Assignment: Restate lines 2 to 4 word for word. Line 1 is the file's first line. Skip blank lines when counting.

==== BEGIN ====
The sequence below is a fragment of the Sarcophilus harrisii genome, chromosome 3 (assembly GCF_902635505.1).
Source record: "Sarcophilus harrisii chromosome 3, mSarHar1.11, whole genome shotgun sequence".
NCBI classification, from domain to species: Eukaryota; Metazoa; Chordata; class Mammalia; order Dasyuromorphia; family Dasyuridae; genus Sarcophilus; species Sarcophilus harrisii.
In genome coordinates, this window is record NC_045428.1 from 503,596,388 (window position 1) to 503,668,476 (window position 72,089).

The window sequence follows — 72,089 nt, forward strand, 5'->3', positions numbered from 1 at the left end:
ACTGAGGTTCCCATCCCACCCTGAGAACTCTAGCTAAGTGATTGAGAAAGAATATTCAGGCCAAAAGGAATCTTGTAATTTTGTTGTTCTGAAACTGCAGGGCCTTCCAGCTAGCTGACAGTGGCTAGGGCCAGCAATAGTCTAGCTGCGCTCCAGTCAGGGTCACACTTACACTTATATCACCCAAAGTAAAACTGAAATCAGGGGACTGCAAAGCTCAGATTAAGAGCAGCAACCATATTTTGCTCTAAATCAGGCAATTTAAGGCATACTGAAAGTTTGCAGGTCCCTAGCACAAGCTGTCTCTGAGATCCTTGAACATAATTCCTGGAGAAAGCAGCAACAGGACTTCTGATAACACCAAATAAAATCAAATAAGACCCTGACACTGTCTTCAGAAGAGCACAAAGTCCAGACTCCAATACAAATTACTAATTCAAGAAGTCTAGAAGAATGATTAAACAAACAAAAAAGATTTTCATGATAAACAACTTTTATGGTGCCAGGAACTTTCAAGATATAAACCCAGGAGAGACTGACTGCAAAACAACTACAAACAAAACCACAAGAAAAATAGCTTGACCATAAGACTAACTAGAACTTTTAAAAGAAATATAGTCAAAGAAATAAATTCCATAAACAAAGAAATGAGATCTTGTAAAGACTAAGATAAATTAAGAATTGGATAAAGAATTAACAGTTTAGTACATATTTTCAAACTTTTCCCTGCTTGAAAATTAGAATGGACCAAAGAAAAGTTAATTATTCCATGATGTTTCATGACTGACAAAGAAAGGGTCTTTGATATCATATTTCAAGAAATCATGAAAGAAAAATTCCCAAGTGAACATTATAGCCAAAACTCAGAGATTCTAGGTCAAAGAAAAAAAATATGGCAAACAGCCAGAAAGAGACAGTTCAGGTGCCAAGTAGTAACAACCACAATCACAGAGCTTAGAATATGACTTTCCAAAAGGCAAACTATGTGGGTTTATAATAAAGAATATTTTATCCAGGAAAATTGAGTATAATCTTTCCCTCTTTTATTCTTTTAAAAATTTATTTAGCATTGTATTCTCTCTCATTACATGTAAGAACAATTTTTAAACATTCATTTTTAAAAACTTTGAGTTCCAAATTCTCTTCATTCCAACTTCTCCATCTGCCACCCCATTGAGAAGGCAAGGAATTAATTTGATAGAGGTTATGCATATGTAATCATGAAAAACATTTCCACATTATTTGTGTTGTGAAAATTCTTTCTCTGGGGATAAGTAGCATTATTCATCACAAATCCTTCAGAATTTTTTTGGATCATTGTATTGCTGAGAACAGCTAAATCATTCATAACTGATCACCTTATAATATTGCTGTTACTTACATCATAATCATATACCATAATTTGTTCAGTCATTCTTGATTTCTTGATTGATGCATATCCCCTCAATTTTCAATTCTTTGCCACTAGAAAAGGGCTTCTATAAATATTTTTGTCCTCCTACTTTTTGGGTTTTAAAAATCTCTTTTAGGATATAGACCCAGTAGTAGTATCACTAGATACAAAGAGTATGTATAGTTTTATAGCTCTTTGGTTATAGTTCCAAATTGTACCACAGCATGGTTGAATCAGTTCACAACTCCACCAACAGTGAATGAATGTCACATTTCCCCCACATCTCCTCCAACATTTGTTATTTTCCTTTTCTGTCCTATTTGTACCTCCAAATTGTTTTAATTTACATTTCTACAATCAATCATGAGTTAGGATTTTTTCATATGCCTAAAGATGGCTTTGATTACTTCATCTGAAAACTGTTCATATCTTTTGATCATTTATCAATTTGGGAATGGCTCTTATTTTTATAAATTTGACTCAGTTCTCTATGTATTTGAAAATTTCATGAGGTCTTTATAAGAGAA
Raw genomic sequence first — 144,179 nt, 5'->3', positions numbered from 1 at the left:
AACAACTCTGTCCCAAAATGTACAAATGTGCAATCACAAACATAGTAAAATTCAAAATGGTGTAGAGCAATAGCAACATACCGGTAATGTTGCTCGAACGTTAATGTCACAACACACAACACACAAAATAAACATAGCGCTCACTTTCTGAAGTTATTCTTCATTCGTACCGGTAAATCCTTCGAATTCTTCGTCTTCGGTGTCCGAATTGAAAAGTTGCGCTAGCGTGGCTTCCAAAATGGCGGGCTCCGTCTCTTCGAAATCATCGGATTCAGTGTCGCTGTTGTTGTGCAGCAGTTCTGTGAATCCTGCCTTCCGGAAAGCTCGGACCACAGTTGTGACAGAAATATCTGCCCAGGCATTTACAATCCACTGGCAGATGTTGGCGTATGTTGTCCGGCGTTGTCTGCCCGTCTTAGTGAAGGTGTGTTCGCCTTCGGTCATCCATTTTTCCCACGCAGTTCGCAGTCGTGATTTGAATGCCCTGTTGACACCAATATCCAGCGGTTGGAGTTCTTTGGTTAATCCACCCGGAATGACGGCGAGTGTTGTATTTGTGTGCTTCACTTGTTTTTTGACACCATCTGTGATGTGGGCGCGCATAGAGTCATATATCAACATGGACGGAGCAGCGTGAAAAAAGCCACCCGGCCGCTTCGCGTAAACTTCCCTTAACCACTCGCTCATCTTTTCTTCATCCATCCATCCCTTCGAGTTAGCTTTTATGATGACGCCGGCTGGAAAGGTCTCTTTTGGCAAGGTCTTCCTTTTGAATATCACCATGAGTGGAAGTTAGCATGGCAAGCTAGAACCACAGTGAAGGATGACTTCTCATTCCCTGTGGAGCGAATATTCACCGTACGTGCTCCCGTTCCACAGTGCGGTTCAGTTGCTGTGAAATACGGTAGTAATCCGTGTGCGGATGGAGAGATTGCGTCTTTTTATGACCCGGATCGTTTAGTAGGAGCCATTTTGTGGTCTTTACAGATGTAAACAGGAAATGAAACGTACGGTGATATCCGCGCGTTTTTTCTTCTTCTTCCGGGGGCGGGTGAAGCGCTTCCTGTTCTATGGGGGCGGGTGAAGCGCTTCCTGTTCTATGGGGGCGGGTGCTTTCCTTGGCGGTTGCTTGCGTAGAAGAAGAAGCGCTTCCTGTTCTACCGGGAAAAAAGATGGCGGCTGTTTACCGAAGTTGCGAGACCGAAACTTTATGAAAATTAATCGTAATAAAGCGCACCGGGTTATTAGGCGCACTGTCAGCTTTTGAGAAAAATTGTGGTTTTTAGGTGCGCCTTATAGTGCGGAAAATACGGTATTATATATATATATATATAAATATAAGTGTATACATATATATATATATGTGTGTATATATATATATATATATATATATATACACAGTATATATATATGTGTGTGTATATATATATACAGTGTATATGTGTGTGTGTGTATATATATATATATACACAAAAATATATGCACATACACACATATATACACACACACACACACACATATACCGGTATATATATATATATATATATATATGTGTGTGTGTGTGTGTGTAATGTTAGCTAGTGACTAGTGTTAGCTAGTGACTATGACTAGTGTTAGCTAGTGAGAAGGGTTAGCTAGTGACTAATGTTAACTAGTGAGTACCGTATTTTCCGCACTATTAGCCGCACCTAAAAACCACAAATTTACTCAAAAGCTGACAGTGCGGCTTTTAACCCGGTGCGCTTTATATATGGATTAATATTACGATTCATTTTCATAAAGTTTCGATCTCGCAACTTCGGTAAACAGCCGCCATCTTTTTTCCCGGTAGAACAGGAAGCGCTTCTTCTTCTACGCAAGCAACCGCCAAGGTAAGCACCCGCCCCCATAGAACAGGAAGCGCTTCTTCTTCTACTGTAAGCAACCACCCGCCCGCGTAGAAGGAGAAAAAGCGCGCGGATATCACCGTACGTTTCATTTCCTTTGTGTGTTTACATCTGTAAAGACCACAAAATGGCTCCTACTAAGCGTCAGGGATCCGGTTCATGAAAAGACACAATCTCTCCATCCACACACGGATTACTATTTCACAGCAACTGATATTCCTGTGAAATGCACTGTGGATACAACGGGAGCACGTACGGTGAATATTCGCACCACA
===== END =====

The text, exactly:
Source record: "Sarcophilus harrisii chromosome 3, mSarHar1.11, whole genome shotgun sequence".
NCBI classification, from domain to species: Eukaryota; Metazoa; Chordata; class Mammalia; order Dasyuromorphia; family Dasyuridae; genus Sarcophilus; species Sarcophilus harrisii.
In genome coordinates, this window is record NC_045428.1 from 503,596,388 (window position 1) to 503,668,476 (window position 72,089).